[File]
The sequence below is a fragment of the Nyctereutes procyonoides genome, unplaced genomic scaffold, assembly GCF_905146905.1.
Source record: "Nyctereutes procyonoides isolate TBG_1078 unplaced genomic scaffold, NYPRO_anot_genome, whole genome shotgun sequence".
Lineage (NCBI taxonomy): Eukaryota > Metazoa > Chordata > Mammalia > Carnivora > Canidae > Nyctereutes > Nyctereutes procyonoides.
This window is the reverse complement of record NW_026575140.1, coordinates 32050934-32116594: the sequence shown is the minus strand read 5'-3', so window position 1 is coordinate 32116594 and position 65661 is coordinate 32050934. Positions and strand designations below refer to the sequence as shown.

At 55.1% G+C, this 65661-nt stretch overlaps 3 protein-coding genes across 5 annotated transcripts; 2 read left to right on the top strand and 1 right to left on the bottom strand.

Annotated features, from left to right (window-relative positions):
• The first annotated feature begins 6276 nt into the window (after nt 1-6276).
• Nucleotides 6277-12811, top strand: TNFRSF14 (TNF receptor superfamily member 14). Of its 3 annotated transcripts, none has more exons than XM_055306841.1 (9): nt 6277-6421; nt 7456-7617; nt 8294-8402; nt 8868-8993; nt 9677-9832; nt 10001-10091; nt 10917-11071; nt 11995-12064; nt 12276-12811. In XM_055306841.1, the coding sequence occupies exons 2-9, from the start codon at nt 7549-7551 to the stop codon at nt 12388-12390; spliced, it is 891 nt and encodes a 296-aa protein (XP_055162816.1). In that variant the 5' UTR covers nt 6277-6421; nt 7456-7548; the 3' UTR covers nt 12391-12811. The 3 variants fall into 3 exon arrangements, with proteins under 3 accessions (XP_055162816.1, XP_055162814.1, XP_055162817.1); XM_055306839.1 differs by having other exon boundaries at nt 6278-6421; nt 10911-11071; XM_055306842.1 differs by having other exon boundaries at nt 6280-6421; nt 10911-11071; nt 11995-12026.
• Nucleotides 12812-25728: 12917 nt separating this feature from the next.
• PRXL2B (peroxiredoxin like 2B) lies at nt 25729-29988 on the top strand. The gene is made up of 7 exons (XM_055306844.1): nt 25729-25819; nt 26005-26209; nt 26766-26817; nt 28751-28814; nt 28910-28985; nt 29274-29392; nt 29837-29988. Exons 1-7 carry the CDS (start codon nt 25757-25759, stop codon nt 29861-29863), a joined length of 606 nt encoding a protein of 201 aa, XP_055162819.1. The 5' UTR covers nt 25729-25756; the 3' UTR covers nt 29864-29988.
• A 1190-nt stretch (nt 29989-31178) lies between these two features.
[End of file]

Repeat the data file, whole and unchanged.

The sequence below is a fragment of the Nyctereutes procyonoides genome, unplaced genomic scaffold, assembly GCF_905146905.1.
Source record: "Nyctereutes procyonoides isolate TBG_1078 unplaced genomic scaffold, NYPRO_anot_genome, whole genome shotgun sequence".
Lineage (NCBI taxonomy): Eukaryota > Metazoa > Chordata > Mammalia > Carnivora > Canidae > Nyctereutes > Nyctereutes procyonoides.
This window is the reverse complement of record NW_026575140.1, coordinates 32050934-32116594: the sequence shown is the minus strand read 5'-3', so window position 1 is coordinate 32116594 and position 65661 is coordinate 32050934. Positions and strand designations below refer to the sequence as shown.

At 55.1% G+C, this 65661-nt stretch overlaps 3 protein-coding genes across 5 annotated transcripts; 2 read left to right on the top strand and 1 right to left on the bottom strand.

Annotated features, from left to right (window-relative positions):
• The first annotated feature begins 6276 nt into the window (after nt 1-6276).
• Nucleotides 6277-12811, top strand: TNFRSF14 (TNF receptor superfamily member 14). Of its 3 annotated transcripts, none has more exons than XM_055306841.1 (9): nt 6277-6421; nt 7456-7617; nt 8294-8402; nt 8868-8993; nt 9677-9832; nt 10001-10091; nt 10917-11071; nt 11995-12064; nt 12276-12811. In XM_055306841.1, the coding sequence occupies exons 2-9, from the start codon at nt 7549-7551 to the stop codon at nt 12388-12390; spliced, it is 891 nt and encodes a 296-aa protein (XP_055162816.1). In that variant the 5' UTR covers nt 6277-6421; nt 7456-7548; the 3' UTR covers nt 12391-12811. The 3 variants fall into 3 exon arrangements, with proteins under 3 accessions (XP_055162816.1, XP_055162814.1, XP_055162817.1); XM_055306839.1 differs by having other exon boundaries at nt 6278-6421; nt 10911-11071; XM_055306842.1 differs by having other exon boundaries at nt 6280-6421; nt 10911-11071; nt 11995-12026.
• Nucleotides 12812-25728: 12917 nt separating this feature from the next.
• PRXL2B (peroxiredoxin like 2B) lies at nt 25729-29988 on the top strand. The gene is made up of 7 exons (XM_055306844.1): nt 25729-25819; nt 26005-26209; nt 26766-26817; nt 28751-28814; nt 28910-28985; nt 29274-29392; nt 29837-29988. Exons 1-7 carry the CDS (start codon nt 25757-25759, stop codon nt 29861-29863), a joined length of 606 nt encoding a protein of 201 aa, XP_055162819.1. The 5' UTR covers nt 25729-25756; the 3' UTR covers nt 29864-29988.
• A 1190-nt stretch (nt 29989-31178) lies between these two features.